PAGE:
S. tortuosum is one of eight species of Sceletium, meaning “skeleton” because of spine-like veins in its dried leaves. It is a member of the Mesembryanthemaceae genus, commonly known as “living stones”, which includes succulents found in the Northern and Western Cape.


Oom Jap is a healer and prepares kougoed in the traditional way.

Within Sceletium, there are specific alkaloids (natural chemical compounds) that give the plants their intoxicating and medicinal effects.

“Our plant [used in Zembrin] was chosen on the profile of the alkaloids,” Gericke says. “For ‘legal highs’, people promote the high mesembrine content, a particular [alkaloid] compound in the plant, which is intoxicating.”

For Zembrin, they selected a plant low in mesembrine and patented the formulation of their extract. In an article in the Journal of Ethnopharmacology in 2008, entitled Sceletium: a review, Gericke and Professor Alvaro Viljoen write: “US Patent 6 288 104 discloses the use of mesembrine and related compounds … as serotonin-uptake inhibitors, and the use of standardised amounts of these compounds in pharmaceutical formulations for use in the management of psychiatric and psychological conditions, including depression, anxiety, drug dependence, bulimia and obsessive compulsive disorder.”

In South Africa, Pretoria-based pharmaceutical company Brunel Laboratoria produces elev8, yellow tablets containing 25mg of Zembrin, which it claims “elevates mood, assists in coping with stress”.

Gericke says that standardised Zembrin allows you to “feel calm when you take it, but at the same time you can focus on your work”.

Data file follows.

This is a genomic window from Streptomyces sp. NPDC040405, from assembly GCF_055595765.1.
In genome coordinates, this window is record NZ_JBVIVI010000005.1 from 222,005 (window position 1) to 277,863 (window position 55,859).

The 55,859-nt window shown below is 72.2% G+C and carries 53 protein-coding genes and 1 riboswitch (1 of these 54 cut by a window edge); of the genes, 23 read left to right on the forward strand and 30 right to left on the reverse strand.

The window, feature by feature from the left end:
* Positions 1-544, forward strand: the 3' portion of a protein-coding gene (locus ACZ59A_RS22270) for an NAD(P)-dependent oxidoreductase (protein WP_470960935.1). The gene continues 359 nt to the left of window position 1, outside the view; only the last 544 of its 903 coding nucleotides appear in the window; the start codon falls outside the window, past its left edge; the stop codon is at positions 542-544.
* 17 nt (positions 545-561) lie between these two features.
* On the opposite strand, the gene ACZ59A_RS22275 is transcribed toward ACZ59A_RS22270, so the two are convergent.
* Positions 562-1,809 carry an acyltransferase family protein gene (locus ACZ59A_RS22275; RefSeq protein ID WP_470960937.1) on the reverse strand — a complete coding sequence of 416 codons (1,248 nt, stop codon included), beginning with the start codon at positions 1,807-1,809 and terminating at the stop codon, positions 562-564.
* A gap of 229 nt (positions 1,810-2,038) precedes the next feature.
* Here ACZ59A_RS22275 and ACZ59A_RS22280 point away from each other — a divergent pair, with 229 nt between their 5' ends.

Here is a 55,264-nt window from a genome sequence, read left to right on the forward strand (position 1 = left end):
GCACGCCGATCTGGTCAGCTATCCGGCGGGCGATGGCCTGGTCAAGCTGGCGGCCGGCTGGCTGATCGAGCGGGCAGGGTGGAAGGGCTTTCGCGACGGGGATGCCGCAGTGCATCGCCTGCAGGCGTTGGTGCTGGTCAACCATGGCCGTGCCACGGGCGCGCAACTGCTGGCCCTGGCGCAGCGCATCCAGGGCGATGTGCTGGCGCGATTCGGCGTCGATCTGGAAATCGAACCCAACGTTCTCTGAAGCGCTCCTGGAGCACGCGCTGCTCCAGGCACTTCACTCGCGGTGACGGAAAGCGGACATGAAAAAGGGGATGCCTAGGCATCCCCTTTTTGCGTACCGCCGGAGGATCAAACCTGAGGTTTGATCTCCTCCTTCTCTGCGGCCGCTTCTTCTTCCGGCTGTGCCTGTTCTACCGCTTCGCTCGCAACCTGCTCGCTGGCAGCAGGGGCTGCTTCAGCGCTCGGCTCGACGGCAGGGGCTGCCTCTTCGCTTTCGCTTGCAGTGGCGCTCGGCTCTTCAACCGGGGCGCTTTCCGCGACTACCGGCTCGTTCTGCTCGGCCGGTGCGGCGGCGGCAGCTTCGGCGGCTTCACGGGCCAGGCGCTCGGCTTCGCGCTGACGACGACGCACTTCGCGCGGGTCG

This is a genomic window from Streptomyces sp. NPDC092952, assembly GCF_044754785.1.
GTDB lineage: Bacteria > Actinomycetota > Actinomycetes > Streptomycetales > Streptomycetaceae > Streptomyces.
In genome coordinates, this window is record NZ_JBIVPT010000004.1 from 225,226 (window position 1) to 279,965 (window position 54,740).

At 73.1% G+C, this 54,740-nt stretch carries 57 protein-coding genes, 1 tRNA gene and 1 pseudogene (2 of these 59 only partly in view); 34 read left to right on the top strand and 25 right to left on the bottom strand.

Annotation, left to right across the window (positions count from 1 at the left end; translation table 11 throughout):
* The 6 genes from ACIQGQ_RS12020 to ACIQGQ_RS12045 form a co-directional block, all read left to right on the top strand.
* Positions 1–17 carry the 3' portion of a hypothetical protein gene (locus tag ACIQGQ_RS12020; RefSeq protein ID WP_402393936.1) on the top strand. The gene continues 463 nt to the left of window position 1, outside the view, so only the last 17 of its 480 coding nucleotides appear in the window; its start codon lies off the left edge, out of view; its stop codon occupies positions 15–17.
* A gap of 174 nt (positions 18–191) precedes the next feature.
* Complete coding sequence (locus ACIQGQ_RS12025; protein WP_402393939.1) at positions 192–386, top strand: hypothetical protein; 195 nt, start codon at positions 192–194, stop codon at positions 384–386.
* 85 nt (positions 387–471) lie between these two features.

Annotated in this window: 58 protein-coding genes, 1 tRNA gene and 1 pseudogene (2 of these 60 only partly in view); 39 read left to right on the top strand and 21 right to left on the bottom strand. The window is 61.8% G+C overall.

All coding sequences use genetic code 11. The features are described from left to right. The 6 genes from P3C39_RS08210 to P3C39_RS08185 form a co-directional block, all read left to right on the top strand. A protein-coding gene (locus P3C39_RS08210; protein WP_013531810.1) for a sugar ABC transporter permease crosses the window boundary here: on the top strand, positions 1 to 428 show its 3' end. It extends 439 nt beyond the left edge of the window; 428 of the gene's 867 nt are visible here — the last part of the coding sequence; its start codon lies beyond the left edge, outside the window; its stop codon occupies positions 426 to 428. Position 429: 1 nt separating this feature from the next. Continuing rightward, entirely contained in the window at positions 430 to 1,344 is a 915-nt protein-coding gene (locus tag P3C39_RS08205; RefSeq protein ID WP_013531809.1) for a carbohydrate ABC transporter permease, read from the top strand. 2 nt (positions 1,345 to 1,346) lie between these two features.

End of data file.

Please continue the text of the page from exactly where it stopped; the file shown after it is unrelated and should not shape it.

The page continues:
But an “elevated mood” and “wellness” are difficult to quantify and prove, compared with a product claiming to address a disease. Additionally, complementary medicines are not required to undergo stringent clinical trials to prove efficacy, although there is a push from the department of health to regulate the more than 150 000 complementary medicines on shop shelves.

After a week on elev8, I cannot testify to whether my mood is elevated or my sense of wellness has increased.

HG&H Pharmaceuticals is not the only producer of Sceletium in the country. Richard Davies, executive manager of Verve Dynamics, Somerset West, has a patent pending on one of his Sceletium extracts, Trimesome, named because “there are three mesomes (three of the active compounds specific to the Sceletium plant) and it’s mine”.

The company has been inspected by the United States’s Food and Drug Administration and is registered with CapeNature.

Davies, a self-proclaimed psychoactive enthusiast, says their business initially focused on soaps and candles and “progressed [into] medicinal herbs”. He “stumbled upon Sceletium” after reading about it in a book, he says. But when he first tried the plant it didn’t work.

“You need an alkaloid profile [for the plant to have an effect]. There is literature about what makes Sceletium active: the plant type, the harvesting protocol, the fermentation process,” explains Davies, who taught himself about the chemistry of plants. “So, I got a machine that allows you to isolate individual alkaloids.”

The company sells the active ingredients in Sceletium, which it buys from contract producers around the country and in Namibia, but it has plans to produce and sell its own Sceletium products. “Trimesome is just one of the actives we’ve sold,” Davies says.